“The legend returns” claimed the fliers and posters for Matthew Bourne’s Swan Lake’s short season at the New York City Center. That proclamation wasn’t far from the truth. Swan Lake is definitely Bourne’s most famous and prolifically performed work from a repertory that includes Edward Scissorhands, Sleeping Beauty and The Red Shoes, all having made touchdowns in New York City with varying success. Only his Swan Lake has caught the imagination of audiences throughout the world despite its daring take on a beloved classic.
Often called “the male Swan Lake” or “the gay Swan Lake,” Bourne’s take really isn’t quite either. There are many women in the cast, for sure, and, though the central romantic theme is homosexual, the main thrust of this Swan Lake is the universal theme of loneliness and emotional isolation.
Set somewhat indefinitely in the early sixties to the familiar Tchaikovsky score— rearranged to suit the storyline—Bourne tells of a Prince (James Lovell, wonderful dancer and even better actor) whose life is dictated by his royal position and by his autocratic, but sexually adventurous mother, the Queen (Nicole Kabera, excellent) and a cold-hearted Private Secretary (Jack Jones, properly stiff upper lip).
Literally untouchable, the Prince longs for the kind of intimacy he can only imagine.
An image of a male Swan (Matthew Ball, perfect in two roles) haunts him as he lies in bed, his rest rudely interrupted by the rituals of his position.
A silly Girlfriend (Katrina Lyndon, playing empty-headed with zest) is foisted upon him. After a visit to the opera house to see a hilarious ballet-within-the-ballet, she persuades him to go to a discotheque from which he escapes to Hyde Park. There he is surrounded by a flock of handsome, bare-chested swans, led by the aggressive Swan who sweeps the Prince off his feet into a whirlwind of undulating arms, seductively twisted torsos, soft leaps and vaguely threatening faces decorated with vivid black streaks ominously circling about him.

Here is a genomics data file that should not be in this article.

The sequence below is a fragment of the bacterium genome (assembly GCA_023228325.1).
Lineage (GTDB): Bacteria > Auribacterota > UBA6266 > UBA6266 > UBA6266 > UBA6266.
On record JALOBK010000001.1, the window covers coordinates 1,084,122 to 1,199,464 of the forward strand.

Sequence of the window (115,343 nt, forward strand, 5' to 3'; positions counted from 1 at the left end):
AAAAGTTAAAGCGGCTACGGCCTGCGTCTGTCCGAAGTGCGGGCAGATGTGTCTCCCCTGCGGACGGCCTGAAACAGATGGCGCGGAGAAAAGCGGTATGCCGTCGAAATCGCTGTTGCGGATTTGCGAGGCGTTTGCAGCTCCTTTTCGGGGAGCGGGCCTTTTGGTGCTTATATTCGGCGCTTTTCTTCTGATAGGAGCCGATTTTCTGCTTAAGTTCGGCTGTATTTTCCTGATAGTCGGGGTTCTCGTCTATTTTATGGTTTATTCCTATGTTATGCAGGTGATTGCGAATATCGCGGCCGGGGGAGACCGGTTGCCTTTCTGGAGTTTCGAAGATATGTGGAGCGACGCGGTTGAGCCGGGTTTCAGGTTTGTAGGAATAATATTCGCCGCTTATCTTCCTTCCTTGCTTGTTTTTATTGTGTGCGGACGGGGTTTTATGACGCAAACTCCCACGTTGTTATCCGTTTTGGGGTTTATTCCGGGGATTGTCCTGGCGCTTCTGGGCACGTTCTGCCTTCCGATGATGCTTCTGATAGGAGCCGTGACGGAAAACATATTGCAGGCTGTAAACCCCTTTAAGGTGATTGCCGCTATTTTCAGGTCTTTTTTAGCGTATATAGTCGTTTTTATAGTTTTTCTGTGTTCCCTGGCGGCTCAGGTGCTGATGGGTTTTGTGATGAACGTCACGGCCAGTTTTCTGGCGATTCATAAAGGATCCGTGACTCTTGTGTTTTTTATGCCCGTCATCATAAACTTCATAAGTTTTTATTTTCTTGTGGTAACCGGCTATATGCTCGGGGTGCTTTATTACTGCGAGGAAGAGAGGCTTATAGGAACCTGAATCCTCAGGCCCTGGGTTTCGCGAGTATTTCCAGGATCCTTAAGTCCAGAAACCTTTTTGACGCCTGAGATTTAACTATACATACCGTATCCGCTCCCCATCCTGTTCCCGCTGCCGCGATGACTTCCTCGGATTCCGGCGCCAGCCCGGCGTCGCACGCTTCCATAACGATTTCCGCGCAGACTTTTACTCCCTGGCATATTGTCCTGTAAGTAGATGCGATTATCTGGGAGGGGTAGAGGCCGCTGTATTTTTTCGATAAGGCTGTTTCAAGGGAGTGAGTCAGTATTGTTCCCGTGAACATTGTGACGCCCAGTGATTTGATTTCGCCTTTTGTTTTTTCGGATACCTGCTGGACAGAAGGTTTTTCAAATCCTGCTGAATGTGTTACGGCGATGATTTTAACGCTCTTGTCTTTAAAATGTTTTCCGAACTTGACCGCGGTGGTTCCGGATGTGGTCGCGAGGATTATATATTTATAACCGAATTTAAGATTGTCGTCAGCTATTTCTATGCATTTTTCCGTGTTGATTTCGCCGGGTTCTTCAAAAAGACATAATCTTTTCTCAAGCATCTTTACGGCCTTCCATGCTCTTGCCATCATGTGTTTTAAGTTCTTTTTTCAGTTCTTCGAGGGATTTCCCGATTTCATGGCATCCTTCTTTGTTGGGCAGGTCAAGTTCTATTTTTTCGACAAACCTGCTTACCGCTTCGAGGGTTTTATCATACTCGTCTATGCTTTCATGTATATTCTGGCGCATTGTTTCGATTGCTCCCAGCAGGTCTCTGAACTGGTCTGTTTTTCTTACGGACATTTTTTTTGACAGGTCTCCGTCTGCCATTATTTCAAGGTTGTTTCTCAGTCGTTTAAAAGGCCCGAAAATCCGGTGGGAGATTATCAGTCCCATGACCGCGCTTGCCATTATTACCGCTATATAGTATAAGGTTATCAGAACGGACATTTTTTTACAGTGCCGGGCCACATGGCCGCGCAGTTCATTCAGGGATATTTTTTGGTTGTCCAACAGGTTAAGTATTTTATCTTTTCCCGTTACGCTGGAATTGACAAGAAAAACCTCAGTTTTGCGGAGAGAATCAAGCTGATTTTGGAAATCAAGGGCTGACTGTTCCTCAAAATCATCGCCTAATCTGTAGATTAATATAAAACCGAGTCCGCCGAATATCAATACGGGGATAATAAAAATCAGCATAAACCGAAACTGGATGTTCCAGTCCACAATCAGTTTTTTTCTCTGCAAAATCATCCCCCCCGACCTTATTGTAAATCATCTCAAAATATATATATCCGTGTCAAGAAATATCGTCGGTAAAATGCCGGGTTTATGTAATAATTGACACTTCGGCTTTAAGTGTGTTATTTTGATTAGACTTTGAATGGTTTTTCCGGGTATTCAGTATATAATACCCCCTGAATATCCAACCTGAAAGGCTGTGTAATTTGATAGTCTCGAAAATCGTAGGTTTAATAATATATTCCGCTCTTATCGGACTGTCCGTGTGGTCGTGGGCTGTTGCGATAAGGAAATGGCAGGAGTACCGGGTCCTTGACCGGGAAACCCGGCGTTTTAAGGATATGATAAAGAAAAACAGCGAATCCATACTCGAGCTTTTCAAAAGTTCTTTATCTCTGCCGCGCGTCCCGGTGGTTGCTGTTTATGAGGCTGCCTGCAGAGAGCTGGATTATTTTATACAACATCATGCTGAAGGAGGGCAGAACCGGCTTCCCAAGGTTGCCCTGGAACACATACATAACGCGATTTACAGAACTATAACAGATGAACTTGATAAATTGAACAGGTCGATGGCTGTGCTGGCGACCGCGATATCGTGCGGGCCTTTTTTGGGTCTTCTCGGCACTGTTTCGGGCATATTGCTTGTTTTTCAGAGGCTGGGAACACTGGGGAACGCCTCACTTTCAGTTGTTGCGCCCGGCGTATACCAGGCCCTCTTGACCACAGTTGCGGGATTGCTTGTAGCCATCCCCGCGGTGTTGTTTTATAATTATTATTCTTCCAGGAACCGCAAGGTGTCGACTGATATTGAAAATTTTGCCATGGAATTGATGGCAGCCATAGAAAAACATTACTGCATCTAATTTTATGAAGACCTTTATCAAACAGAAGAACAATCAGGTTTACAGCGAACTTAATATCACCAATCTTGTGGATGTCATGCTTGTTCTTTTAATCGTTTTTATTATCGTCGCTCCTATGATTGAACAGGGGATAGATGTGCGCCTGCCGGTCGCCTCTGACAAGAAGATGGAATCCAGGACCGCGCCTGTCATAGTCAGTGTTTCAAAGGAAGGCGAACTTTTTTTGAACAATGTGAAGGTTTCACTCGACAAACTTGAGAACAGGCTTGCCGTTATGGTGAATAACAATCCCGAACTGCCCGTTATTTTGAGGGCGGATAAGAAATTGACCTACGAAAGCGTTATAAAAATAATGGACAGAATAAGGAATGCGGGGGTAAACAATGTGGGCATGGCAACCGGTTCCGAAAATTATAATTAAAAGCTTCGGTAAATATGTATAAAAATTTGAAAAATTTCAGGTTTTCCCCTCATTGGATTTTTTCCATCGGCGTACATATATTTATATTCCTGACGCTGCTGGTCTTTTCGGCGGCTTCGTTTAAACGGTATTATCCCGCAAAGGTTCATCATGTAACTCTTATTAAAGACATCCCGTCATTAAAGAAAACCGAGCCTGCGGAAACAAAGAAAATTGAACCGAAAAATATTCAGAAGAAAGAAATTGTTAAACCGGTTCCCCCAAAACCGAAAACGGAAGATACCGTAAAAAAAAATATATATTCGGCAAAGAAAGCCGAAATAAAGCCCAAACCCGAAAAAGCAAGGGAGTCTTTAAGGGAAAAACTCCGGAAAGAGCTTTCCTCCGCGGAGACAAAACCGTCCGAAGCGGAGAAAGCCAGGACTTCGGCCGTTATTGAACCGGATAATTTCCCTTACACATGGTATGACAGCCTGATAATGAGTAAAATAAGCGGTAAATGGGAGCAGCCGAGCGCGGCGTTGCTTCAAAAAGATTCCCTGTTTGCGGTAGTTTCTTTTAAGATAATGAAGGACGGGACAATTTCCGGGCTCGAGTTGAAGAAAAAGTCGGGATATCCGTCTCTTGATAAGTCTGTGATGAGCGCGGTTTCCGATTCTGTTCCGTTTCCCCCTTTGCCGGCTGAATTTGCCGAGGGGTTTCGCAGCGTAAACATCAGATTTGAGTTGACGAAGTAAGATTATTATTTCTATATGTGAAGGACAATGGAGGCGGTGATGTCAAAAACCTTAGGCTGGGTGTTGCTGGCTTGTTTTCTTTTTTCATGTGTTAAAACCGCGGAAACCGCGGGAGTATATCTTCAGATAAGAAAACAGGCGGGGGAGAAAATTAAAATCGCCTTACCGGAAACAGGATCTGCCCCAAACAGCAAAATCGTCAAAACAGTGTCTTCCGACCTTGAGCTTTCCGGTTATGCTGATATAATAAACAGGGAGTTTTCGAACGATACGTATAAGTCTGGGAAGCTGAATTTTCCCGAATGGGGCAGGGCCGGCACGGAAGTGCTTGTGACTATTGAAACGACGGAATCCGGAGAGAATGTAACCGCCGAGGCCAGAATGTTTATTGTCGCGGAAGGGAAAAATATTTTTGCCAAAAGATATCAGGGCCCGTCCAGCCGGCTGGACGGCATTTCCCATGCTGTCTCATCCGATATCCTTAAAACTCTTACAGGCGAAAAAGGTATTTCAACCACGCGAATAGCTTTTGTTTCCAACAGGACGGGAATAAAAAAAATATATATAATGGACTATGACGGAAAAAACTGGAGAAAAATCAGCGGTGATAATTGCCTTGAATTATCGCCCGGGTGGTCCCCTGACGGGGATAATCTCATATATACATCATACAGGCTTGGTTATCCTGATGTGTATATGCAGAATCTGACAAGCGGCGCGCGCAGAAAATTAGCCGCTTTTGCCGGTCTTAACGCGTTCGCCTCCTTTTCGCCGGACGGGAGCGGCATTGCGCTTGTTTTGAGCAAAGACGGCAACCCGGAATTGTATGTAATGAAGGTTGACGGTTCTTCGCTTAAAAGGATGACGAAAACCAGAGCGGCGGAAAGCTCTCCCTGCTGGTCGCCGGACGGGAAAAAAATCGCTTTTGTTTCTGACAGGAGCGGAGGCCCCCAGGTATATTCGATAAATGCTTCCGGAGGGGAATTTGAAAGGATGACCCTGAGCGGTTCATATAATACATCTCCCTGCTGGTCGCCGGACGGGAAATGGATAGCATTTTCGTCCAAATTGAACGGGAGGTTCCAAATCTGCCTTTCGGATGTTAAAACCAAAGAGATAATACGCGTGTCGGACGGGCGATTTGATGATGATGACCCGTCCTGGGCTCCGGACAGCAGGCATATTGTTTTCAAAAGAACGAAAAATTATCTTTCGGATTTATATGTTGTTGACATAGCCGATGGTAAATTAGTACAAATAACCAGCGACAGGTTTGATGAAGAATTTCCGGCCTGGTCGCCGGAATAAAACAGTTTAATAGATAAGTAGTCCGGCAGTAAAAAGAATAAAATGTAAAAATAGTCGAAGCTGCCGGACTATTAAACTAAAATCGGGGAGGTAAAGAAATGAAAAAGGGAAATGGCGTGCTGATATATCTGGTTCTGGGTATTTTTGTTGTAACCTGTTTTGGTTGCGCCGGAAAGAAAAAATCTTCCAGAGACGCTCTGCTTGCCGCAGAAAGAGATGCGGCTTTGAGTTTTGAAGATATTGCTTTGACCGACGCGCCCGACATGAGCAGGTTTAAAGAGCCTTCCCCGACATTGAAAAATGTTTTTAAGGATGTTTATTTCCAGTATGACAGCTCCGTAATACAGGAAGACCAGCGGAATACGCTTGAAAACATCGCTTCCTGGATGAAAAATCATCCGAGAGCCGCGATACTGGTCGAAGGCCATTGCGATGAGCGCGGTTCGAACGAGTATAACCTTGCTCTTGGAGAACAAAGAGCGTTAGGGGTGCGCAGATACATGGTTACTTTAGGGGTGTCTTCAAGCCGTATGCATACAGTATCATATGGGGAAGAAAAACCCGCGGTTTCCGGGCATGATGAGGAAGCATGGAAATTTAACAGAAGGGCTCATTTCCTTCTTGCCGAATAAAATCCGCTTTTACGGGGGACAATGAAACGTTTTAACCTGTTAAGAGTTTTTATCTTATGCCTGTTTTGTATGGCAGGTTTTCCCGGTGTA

The encounter deeply affects the Prince. When a royal ball is intruded upon by a sexy Stranger who bears a striking resemblance to the Swan (Ball, heating up the stage again), the Prince melts, but is rebuffed as the Stranger swaggers about flirting outrageously with every woman, mostly European princesses there to dance Bournesque versions of their national dances for the Prince, all magically matched to Tchaikovsky’s original character dance music.
The last straw is the Stranger’s going off with the Queen leading to the Prince’s nervous breakdown and an over-the-top apotheosis worthy of the original Petipa Russian Swan Lake.
Bourne does over-the-top brilliantly helped by a first rate creative team. Lez Brotherston’s evocative sets and costume match Bourne’s wit and theatricality. From the Prince’s oversized, multi-purpose bed to the colorful nightclub and the dreamy park, Brotherston is totally in synch with Bourne’s choreography and dramatic staging. His costumes help define the characters from the stiff royal uniforms to the Girlfriend’s puffy miniskirts to the masterful, iconic feathery leggings of the swans.
Paule Constable’s moody lighting is superb while Duncan McLean’s projections are particularly effective in the park scene.
Although performed to a not perfect recording of the mighty Tchaikovsky score, the dancing and acting are extraordinary. Bourne’s Swan Lake has become an institution with companies constantly touring. This company’s City Center mini-season is part of a United States tour, explaining the dearth of performances.
Matthew Bourne’s Swan Lake (January 30-February 9, 2020)
New York City Center, 131 West 55th Street, in Manhattan
For tickets, call 212-581-1212 or visit http://www.NYCityCenter.org
Running time: two hours 30 minutes including one intermission